The correct interpretation of the concept of a 500 or 1,000 year flood

A flood expert addresses five myths about floods and this includes the idea that a 500 year flood only happens once every 500 years:

Myth No. 3
A “100-year flood” is a historic, once-in-a-century disaster.

Describing floods in terms of “100-year,” “500-year” and “1,000-year” often makes people think the disaster was the most severe to occur in that time frame — as encapsulated by President Trump’s tweet calling Harvey a “once in 500 year flood!” He’s not alone. When researchers from the University of California at Berkeley surveyed residents in Stockton, Calif., about their perceived flood risk, they found that although 34 percent claimed familiarity with the term “100-year flood,” only 2.6 percent defined it correctly. The most common responses were some variation of “A major flood comes every 100 years — it’s a worst-case scenario’’ and ‘‘According to history, every 100 years or so, major flooding has occurred in the area and through documented history, they can predict or hypothesize on what to expect and plan accordingly and hopefully correct.”

In fact, the metric communicates the flood risk of a given area : A home in a 100-year flood plain has a 1 percent chance of flooding in a given year. In 2018, Ellicott City, Md., experienced its second 1,000-year flood in two years, and with Harvey, Houston faced its third 500-year flood in three years.

That risk constantly changes, because of factors such as the natural movement of rivers, the development of new parcels of land, and climate change’s influence on rainfall, snowmelt, storm surges and sea level. “Because of all the uncertainty, a flood that has a 1 percent annual risk of happening has a high water mark that is best described as a range, not a single maximum point,” according to FiveThirtyEight.

I am not surprised that the majority of respondents in the cited survey got this wrong because I have never heard it explained this way. Either way, the general idea still seems to hold: the major flooding/storm/disaster is relatively rare and the probability is low in a given year that the major problem will occur.

Of course, that does not mean that there is no risk or that residents couldn’t experience multiple occurrences within a short time period (though this is predicted to be rare). Low risk events seem to flummox people when they do actually happen. Furthermore, as noted above, conditions can change and the same storms can create more damage depending on development changes.

So if this commonly used way of discussing risk and occurrences of natural disasters is not effective, what would better communicate the idea to local residents and leaders? Would it be better to provide the percent risk of flooding each year?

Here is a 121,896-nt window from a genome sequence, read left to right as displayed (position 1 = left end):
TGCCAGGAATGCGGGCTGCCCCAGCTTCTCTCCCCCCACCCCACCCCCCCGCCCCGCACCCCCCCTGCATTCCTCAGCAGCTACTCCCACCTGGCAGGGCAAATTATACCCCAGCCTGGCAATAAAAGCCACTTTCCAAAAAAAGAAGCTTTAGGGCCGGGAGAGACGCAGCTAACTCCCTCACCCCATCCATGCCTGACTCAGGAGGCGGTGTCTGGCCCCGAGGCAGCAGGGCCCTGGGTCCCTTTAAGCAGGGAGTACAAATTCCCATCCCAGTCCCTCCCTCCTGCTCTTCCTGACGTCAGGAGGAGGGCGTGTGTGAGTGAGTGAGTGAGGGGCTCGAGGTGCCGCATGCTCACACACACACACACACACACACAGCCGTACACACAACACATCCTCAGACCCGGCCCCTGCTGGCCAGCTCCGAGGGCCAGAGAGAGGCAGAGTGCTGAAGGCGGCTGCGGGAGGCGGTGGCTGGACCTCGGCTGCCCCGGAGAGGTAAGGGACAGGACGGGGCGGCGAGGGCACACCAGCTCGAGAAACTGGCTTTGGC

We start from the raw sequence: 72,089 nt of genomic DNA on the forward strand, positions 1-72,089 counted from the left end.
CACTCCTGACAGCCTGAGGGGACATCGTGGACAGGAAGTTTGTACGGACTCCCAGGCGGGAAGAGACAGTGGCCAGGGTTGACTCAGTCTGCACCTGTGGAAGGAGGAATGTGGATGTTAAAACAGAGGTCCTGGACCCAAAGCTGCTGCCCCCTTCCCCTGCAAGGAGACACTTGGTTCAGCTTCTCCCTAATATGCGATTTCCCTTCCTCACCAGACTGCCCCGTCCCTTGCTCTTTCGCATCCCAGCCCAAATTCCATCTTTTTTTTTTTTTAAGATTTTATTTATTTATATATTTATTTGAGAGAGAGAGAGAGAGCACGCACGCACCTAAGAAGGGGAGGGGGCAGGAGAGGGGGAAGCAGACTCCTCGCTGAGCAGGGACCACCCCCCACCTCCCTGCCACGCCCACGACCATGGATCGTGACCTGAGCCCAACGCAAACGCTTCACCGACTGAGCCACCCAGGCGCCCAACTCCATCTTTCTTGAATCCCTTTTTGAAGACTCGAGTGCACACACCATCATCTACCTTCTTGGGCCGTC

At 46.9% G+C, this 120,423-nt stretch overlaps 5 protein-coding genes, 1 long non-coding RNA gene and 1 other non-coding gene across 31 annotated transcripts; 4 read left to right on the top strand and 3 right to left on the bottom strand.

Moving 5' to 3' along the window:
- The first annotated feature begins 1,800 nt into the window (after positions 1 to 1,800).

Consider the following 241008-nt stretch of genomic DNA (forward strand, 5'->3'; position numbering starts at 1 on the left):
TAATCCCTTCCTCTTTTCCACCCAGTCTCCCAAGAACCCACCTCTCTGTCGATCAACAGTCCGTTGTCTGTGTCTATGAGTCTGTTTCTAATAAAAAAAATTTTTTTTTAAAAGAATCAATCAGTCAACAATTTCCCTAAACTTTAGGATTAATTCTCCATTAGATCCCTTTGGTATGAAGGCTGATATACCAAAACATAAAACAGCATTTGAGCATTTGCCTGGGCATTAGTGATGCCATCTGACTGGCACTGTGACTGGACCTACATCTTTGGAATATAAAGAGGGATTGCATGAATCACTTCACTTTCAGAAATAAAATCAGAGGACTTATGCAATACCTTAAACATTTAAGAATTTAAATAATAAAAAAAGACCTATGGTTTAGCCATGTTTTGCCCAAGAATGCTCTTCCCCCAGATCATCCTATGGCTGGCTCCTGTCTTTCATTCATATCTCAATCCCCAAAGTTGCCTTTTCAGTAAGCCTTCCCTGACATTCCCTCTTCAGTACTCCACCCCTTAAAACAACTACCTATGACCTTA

McMansions lead to water runoff damage in Kirkwood, Missouri

The construction of new housing can lead to water issues for existing homeowners. See the ongoing case of Kirkwood, Missouri homeowners dealing with more water due to the construction of McMansions:

Next week, a new Kirkwood water runoff regulation will take effect, but longtime residents say it’s all too little too late…

Like many other longtime Kirkwood residents, Liskew said water began invading her home when new construction started near her neighborhood. Behind her home, she noticed new, large homes—often called ‘McMansions’—were being built on small lots…

That special council created a new storm water management regulation. The ordinance requires all “infill development” to capture rainfall runoff, and submit a plan to the Metropolitan St. Louis Sewer District for review and approval prior to the issuance of any building permits…

And she said it’s been an expensive, never-ending problem to worry about. In addition to several French drains, Liskew has installed a sump pump, taken out basement windows, graded a large portion of her yard and even commissioned a water runoff study to find out where the water was originating. The study found the water was coming from the neighborhood directly behind her home, and heading directly into her backyard.

See an earlier blog post on the Kirkwood situation. To some degree, the construction of any new residential units is likely to affect water runoff. Switching land from non-use or agricultural use to homes, driveways, yards, and streets will have an effect. Add to that the pejorative term McMansions used here: big homes take up more space and in the interest of keeping water away from them even more water is channeled elsewhere.

I sometimes wonder if the way water issues in suburbia work is like this: every new development attempts to push the water somewhere else and the problem simply moves onto someone else’s property. Generally, developers and municipalities do their best to move the water away from existing buildings and uses but this may not be possible depending on the topography and existing infrastructure. Cleaning up the water issues after the fact – such as in Kirkwood or the Deep Tunnel project in the Chicago region – is costly and very frustrating. But, without a commitment to avoid sprawl or widespread adoption of greener techniques, the water problems will just get pushed down the road. Flooding will continue to be a major suburban problem.